Aboriginal people, like the rest of the working class, are facing a wholesale onslaught on essential public services, welfare entitlements, jobs, wages and working conditions amid the worsening fallout from the post-2008 global financial breakdown. While Abbott and Shorten were taking photo opportunities with their invited guests, the offensive against indigenous people was being intensified.

On July 1, just days before the Kirribilli gathering, the Abbott government cut off funding for the Aboriginal Medical Service at Mount Druitt in western Sydney, cutting adrift its 11,000 active patients and 96 doctors, nurses and other staff. The over-worked medical service had tried to meet the many health needs of Australia’s largest single Aboriginal community—the more than 32,000 indigenous people living throughout the working class suburbs of western Sydney.

This closure was just one of many social crimes being committed. Since the 2014 federal budget, the Abbott government has stripped $600 million in funding from indigenous community organisations, including health, legal and language support services. It has also driven, via funding cuts, moves to shut down hundreds of remote settlements in Western Australia and elsewhere, forcing their residents off traditional lands.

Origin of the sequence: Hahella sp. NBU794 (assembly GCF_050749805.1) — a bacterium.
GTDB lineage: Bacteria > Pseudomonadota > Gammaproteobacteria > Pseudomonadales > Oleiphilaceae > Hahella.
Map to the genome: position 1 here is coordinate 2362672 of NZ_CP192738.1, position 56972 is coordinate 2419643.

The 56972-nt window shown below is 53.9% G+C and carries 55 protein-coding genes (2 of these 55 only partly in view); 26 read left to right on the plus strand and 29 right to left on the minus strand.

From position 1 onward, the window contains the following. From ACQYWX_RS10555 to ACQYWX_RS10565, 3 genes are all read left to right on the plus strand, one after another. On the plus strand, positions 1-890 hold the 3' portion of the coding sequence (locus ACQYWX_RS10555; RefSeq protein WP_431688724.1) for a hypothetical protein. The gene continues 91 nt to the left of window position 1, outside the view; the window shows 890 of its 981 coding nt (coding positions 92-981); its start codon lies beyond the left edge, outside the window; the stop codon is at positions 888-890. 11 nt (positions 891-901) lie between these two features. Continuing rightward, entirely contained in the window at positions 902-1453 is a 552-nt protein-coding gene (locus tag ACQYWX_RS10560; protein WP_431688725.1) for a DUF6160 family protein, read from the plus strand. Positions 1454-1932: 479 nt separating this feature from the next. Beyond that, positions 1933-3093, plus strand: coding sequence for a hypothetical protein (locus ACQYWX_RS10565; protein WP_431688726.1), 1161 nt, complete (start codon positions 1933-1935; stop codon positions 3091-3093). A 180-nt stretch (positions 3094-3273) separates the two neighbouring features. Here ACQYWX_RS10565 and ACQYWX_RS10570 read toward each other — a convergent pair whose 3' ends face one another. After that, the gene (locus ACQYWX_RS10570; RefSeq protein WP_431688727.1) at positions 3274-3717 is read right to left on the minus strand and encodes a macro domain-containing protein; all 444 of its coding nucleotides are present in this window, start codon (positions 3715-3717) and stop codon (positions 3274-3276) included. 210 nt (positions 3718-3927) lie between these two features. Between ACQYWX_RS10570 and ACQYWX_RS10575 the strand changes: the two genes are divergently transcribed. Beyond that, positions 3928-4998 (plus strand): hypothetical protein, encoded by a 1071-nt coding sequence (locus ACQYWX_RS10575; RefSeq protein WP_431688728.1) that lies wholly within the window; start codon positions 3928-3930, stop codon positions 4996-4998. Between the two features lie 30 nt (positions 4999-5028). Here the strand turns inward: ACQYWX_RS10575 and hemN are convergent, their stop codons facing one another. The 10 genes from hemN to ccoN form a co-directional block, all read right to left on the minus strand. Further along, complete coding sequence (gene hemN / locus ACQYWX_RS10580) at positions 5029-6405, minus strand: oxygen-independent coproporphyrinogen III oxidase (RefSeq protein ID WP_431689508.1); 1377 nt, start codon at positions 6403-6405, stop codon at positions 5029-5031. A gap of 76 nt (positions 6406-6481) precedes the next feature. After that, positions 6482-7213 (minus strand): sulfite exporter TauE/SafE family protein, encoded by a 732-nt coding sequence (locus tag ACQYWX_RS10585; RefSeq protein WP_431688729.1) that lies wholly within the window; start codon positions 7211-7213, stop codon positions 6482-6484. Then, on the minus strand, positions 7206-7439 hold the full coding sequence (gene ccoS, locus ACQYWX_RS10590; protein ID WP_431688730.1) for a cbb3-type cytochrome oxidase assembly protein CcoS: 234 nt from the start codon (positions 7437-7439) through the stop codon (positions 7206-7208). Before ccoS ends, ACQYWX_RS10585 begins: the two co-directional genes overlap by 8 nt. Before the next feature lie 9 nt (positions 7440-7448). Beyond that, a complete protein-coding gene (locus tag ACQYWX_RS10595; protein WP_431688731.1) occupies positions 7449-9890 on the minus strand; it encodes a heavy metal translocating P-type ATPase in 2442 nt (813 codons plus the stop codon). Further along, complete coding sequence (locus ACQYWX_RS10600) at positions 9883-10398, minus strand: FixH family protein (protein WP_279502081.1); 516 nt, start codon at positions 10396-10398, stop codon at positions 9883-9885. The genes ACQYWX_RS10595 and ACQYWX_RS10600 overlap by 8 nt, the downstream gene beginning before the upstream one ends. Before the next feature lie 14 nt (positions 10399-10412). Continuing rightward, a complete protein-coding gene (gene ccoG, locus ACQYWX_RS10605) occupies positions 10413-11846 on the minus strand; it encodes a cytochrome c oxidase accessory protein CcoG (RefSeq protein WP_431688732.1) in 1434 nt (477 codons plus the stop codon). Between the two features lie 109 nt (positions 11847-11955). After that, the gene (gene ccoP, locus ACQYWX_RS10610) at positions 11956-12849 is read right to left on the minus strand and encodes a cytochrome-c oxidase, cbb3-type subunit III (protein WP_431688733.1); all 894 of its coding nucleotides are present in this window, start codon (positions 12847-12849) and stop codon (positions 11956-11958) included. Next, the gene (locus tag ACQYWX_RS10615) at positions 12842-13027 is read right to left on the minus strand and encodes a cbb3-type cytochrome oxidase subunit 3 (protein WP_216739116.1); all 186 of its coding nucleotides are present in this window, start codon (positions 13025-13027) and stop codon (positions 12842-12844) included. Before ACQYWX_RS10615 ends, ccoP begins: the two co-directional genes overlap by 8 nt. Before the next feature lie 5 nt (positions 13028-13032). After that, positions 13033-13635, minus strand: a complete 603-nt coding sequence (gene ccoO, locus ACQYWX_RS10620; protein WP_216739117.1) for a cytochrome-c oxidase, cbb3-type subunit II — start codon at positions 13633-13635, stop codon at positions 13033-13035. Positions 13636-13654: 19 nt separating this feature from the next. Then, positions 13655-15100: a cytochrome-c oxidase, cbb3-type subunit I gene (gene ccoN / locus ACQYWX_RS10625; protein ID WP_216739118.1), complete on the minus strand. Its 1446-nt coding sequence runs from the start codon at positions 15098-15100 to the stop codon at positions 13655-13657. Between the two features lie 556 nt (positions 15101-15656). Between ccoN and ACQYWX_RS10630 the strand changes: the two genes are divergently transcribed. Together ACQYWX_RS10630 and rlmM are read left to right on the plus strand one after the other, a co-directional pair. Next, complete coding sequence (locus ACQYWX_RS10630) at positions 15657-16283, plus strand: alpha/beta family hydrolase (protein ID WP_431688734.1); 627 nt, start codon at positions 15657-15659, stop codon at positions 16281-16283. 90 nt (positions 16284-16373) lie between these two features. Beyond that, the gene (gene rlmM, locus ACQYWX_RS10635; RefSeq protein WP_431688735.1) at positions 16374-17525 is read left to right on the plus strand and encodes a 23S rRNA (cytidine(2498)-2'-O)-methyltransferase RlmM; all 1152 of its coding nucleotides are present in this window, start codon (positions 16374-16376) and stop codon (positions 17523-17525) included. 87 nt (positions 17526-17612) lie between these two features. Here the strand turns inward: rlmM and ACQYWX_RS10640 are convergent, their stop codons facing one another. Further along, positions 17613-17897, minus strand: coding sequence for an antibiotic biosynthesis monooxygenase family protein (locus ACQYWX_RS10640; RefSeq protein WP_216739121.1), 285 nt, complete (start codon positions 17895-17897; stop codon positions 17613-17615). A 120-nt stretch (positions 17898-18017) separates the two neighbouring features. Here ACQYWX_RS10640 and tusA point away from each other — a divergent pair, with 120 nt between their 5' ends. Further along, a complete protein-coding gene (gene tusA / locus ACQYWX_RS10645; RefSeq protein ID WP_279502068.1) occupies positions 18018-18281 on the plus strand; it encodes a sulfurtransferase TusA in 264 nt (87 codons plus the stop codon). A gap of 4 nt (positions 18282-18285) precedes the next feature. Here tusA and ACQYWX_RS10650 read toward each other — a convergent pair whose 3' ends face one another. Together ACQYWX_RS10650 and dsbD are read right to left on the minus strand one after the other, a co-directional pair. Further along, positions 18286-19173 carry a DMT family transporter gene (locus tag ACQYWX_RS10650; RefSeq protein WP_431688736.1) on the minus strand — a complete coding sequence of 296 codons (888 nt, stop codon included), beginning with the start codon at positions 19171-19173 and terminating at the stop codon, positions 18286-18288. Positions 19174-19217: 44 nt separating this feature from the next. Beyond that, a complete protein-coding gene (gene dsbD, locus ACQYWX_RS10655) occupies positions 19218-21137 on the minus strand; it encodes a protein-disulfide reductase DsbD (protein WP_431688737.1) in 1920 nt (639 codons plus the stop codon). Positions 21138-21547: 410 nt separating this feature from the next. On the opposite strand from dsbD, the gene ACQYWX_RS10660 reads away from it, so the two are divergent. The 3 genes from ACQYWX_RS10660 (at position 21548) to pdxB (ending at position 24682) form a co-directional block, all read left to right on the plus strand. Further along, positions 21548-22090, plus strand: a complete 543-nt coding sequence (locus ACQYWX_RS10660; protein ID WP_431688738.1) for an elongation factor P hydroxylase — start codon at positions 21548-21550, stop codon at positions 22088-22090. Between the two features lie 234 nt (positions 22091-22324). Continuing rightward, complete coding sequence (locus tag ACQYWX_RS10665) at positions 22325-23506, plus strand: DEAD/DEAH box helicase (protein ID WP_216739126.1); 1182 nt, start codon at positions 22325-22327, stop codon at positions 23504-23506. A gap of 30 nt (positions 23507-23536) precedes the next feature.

Under the government’s Indigenous Advancement Strategy (IAS), all spending on Aboriginal programs has been reallocated to grants to organisations that contract to deliver “outcomes” that will cut people off welfare and coerce them into low-paid work, including at the hands of indigenous business operators, especially in the mining, pastoral and tourism industries.

One of the principal guidelines for IAS funding is: “To get Indigenous Australians into work, foster Indigenous business and assist Indigenous people to generate economic and social benefits from the use of their land and native title rights.” Another is “to positively impact Indigenous participation and acceptance, such as positive and respectful forms of engagement,” in order to “progress towards a referendum on constitutional recognition, participation in society and organisational capacity.”

In other words, securing funding depends on supporting the “recognise” agenda itself. The IAS directly serves the interests of the business entrepreneurs and upper middle class elements represented at the Kirribilli summit. Those selected to attend included the CEOs of land councils that run extensive regional businesses, highly-paid government advisers and prominent university professors.